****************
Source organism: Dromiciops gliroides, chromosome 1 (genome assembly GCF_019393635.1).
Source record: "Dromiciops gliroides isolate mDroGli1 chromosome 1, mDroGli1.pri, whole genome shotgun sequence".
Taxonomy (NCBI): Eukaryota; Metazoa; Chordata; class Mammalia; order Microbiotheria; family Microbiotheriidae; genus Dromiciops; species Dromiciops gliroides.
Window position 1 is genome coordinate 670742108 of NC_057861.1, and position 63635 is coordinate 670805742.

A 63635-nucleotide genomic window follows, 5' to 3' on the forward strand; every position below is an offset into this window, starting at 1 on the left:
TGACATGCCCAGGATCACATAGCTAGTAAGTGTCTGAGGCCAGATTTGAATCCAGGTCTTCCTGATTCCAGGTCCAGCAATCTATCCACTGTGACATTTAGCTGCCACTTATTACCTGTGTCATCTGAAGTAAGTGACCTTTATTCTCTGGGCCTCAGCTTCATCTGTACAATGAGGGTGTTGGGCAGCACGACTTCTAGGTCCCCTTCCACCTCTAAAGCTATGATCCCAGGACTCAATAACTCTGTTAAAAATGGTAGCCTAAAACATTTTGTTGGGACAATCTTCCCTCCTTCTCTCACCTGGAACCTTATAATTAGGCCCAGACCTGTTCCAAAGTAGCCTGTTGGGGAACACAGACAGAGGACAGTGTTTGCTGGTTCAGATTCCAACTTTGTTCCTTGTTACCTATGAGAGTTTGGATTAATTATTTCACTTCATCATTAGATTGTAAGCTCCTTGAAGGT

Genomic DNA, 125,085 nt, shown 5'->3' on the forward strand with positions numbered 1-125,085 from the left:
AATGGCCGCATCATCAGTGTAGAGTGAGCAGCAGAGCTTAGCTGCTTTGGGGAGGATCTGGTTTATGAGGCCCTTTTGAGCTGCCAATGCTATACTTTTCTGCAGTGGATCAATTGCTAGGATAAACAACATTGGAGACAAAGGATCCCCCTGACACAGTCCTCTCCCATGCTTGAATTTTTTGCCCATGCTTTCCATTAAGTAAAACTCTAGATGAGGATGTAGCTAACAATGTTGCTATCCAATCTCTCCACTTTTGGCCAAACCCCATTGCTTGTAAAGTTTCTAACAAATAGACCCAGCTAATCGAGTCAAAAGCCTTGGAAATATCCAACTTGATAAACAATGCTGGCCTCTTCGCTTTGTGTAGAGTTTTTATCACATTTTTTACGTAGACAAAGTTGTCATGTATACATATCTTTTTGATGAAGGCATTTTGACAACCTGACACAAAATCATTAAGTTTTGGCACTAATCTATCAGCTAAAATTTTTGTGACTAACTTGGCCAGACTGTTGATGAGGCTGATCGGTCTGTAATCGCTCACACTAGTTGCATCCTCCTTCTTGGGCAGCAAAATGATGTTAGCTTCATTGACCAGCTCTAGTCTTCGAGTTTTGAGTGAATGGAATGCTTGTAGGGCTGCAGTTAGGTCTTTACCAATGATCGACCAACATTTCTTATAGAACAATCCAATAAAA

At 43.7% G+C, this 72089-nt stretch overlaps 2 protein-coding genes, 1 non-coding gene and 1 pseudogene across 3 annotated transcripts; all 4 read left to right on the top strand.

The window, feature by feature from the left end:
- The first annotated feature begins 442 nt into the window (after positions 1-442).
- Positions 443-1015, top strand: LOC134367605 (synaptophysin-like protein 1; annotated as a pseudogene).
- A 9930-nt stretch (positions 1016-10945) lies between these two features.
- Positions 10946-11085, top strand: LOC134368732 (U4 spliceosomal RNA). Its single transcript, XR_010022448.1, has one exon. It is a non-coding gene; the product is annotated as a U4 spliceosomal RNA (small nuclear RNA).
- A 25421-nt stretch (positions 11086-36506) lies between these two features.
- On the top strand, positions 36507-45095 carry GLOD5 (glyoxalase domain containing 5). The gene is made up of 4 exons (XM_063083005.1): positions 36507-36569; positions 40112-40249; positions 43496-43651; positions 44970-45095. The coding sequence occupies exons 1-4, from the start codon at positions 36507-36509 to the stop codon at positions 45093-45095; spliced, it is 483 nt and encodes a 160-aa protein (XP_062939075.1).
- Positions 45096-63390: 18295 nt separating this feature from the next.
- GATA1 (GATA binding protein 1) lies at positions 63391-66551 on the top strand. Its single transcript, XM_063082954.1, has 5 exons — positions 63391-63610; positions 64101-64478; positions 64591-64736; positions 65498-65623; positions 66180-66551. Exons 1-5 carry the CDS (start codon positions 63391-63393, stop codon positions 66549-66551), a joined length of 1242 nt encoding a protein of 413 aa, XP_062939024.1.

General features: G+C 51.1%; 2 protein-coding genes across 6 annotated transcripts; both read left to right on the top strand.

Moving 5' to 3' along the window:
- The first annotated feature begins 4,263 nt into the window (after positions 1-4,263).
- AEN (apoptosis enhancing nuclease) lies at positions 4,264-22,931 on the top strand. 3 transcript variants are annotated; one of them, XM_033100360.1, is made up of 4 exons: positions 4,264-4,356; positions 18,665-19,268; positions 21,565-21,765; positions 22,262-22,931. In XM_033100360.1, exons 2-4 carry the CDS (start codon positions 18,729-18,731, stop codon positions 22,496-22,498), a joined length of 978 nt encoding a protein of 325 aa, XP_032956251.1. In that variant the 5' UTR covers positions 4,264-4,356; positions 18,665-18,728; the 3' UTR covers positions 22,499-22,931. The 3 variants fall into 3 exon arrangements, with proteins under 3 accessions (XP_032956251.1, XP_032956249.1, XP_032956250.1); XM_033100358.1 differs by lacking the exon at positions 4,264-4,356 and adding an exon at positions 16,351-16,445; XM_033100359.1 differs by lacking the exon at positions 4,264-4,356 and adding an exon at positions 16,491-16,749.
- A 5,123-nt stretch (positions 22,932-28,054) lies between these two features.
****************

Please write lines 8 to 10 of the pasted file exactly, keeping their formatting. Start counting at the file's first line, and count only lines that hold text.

AATGGCCGCATCATCAGTGTAGAGTGAGCAGCAGAGCTTAGCTGCTTTGGGGAGGATCTGGTTTATGAGGCCCTTTTGAGCTGCCAATGCTATACTTTTCTGCAGTGGATCAATTGCTAGGATAAACAACATTGGAGACAAAGGATCCCCCTGACACAGTCCTCTCCCATGCTTGAATTTTTTGCCCATGCTTTCCATTAAGTAAAACTCTAGATGAGGATGTAGCTAACAATGTTGCTATCCAATCTCTCCACTTTTGGCCAAACCCCATTGCTTGTAAAGTTTCTAACAAATAGACCCAGCTAATCGAGTCAAAAGCCTTGGAAATATCCAACTTGATAAACAATGCTGGCCTCTTCGCTTTGTGTAGAGTTTTTATCACATTTTTTACGTAGACAAAGTTGTCATGTATACATATCTTTTTGATGAAGGCATTTTGACAACCTGACACAAAATCATTAAGTTTTGGCACTAATCTATCAGCTAAAATTTTTGTGACTAACTTGGCCAGACTGTTGATGAGGCTGATCGGTCTGTAATCGCTCACACTAGTTGCATCCTCCTTCTTGGGCAGCAAAATGATGTTAGCTTCATTGACCAGCTCTAGTCTTCGAGTTTTGAGTGAATGGAATGCTTGTAGGGCTGCAGTTAGGTCTTTACCAATGATCGACCAACATTTCTTATAGAACAATCCAATAAAA

At 43.7% G+C, this 72089-nt stretch overlaps 2 protein-coding genes, 1 non-coding gene and 1 pseudogene across 3 annotated transcripts; all 4 read left to right on the top strand.

The window, feature by feature from the left end: